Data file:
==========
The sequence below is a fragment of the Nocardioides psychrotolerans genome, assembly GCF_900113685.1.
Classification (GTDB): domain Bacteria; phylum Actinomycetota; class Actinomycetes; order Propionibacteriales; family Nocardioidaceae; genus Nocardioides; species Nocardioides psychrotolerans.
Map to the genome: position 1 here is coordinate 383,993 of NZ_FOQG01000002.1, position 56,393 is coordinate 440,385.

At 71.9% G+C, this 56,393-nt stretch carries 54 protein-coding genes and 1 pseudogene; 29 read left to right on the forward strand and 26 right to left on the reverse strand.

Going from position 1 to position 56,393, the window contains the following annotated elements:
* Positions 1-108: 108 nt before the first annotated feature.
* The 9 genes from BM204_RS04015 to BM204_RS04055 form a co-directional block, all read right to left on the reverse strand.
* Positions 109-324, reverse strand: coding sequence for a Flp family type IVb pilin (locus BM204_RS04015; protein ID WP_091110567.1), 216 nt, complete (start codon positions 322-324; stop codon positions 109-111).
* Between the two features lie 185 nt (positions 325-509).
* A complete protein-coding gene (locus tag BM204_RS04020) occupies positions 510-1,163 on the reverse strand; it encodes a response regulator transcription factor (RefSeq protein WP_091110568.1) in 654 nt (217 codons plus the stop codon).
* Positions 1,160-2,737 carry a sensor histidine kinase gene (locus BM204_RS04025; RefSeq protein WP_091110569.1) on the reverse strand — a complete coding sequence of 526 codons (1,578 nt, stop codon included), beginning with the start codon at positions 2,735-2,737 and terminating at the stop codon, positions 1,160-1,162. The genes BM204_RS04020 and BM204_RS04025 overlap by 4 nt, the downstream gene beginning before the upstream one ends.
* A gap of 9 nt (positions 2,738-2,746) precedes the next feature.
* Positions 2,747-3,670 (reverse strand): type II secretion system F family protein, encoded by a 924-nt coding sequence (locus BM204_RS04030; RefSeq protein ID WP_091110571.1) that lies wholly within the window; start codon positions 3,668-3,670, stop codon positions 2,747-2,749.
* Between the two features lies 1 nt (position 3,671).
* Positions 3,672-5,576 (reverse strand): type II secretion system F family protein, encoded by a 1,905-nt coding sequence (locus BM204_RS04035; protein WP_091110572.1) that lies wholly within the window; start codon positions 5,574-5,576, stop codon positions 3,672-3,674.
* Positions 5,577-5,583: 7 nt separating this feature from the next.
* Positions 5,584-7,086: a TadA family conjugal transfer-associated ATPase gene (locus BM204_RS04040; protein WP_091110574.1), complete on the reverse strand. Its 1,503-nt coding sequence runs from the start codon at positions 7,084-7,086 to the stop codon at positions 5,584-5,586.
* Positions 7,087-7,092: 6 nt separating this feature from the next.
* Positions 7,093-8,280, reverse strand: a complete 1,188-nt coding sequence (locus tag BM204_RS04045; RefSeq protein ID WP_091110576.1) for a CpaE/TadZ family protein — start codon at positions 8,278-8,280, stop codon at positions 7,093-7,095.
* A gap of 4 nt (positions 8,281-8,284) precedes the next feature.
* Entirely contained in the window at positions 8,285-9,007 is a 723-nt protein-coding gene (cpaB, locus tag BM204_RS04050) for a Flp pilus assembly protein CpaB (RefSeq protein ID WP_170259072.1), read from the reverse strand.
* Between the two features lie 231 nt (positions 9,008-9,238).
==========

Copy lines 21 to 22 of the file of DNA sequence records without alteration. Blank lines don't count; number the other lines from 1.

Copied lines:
* Entirely contained in the window at positions 8,285-9,007 is a 723-nt protein-coding gene (cpaB, locus tag BM204_RS04050) for a Flp pilus assembly protein CpaB (RefSeq protein ID WP_170259072.1), read from the reverse strand.
* Between the two features lie 231 nt (positions 9,008-9,238).